Q: Where do you recommend leaders start when it comes to sizing a CS organization and navigating these challenges?

A: “There’s still some confusion about what Customer Success is really trying to do. If you look at the charters, 84% of the industry is focused on motions of adoption. So, if the industry is focused on motions of adoption, then sizing and funding this team is imperative because renewal and expansion is an outcome of adoption; in other words, it’s what happens when adoption is done right. When adoption is done poorly, churn happens. So, first and foremost, I recommend that CS leaders garner and secure adequate funding in order to build and staff a robust CS team.

In addition to correctly allocating your customer-facing roles, you also need to consider your vital behind-the-scenes roles. Who are the people that are behind the scenes that are creating your journey maps, success plans, playbooks, and analyzing your Voice of Customer metrics? Roles like data scientists and CS Operations professionals are crucial to scaling your CS program and need to be taken into consideration when sizing your organization and building an optimal Customer Success team structure.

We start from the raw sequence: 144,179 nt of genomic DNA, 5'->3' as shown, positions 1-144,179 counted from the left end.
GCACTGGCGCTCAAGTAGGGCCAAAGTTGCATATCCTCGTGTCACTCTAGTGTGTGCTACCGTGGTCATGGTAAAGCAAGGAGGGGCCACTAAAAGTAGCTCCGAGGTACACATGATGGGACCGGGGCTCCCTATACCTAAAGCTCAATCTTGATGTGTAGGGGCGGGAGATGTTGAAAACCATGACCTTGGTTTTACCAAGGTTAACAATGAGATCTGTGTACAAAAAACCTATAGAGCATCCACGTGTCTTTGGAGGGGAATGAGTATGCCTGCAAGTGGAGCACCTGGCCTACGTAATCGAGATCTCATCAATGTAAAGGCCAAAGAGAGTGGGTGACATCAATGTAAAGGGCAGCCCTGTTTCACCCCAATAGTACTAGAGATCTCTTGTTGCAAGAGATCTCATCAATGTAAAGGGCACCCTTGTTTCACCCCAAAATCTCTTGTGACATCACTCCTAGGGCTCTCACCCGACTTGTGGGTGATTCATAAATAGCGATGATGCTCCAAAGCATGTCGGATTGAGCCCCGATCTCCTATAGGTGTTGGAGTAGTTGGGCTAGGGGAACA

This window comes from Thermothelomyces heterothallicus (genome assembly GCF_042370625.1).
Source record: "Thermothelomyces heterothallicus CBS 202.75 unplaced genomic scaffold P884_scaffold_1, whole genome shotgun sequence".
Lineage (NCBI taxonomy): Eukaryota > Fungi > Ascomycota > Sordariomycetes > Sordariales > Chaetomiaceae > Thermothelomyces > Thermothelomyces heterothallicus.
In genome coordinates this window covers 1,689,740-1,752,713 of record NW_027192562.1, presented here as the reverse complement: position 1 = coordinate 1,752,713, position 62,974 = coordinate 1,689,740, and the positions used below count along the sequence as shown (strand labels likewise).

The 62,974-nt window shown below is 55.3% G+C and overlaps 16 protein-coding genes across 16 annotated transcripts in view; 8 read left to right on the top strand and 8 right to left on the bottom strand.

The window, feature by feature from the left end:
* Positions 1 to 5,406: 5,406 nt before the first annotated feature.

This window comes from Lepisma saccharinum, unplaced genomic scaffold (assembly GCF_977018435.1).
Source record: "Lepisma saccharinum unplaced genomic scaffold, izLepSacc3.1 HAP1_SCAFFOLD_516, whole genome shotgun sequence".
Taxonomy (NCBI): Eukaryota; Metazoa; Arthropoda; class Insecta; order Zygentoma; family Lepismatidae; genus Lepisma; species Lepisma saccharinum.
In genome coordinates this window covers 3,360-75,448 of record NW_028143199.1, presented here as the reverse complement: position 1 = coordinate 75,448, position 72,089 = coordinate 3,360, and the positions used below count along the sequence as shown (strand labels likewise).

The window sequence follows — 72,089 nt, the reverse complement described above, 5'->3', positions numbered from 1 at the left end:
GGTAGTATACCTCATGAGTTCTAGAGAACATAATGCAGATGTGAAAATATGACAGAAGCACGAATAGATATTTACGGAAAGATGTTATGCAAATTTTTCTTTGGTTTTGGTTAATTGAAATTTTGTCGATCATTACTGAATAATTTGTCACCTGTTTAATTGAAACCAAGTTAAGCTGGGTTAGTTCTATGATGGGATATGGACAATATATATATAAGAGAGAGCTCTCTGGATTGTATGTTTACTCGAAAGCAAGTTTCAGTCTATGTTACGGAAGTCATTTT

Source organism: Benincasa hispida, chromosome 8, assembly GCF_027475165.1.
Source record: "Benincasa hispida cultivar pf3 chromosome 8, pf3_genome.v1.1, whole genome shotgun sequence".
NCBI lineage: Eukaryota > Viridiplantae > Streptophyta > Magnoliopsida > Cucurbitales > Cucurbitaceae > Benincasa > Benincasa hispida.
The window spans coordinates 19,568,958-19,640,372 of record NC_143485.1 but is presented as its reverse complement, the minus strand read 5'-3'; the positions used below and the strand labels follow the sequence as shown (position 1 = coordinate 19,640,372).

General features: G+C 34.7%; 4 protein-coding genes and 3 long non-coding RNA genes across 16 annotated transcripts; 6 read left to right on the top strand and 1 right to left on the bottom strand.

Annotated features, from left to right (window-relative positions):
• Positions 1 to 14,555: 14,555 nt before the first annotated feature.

Lastly, you should carefully consider your software capabilities. I always say digital is your “third hire”; if your first hire is Customer Success leadership and your second is CSMs, then digital is your third. You need to have the right Customer Success technology to support your team. You also need an individual or team that is dedicated to helping you enable that technology and dive deep into the analytics. When it comes to sizing, it’s important to never underestimate the power of CS Operations.”

Lay The Groundwork For Growth

When it comes to Customer Success, there’s no one-size-fits-all model to build and grow a thriving team. Each organization is on its own journey, requiring a bespoke plan to address their unique challenges and needs. By developing a clear understanding of your charter, designing a thorough segmentation strategy, and building a robust team with the right skill set,  your organization will be ready to drive phenomenal customer growth.  

Listen to Stephen’s full interview on the Customer Valuecast podcast for an in-depth look at how you can staff and scale a world-class Customer Success Organization and deliver market-leading growth. 

Rida Ahmed

Rida is Valuize's Content Specialist. With a multi-channel marketing approach, Rida works to share Valuize's story as well as that of its team, clients and partners.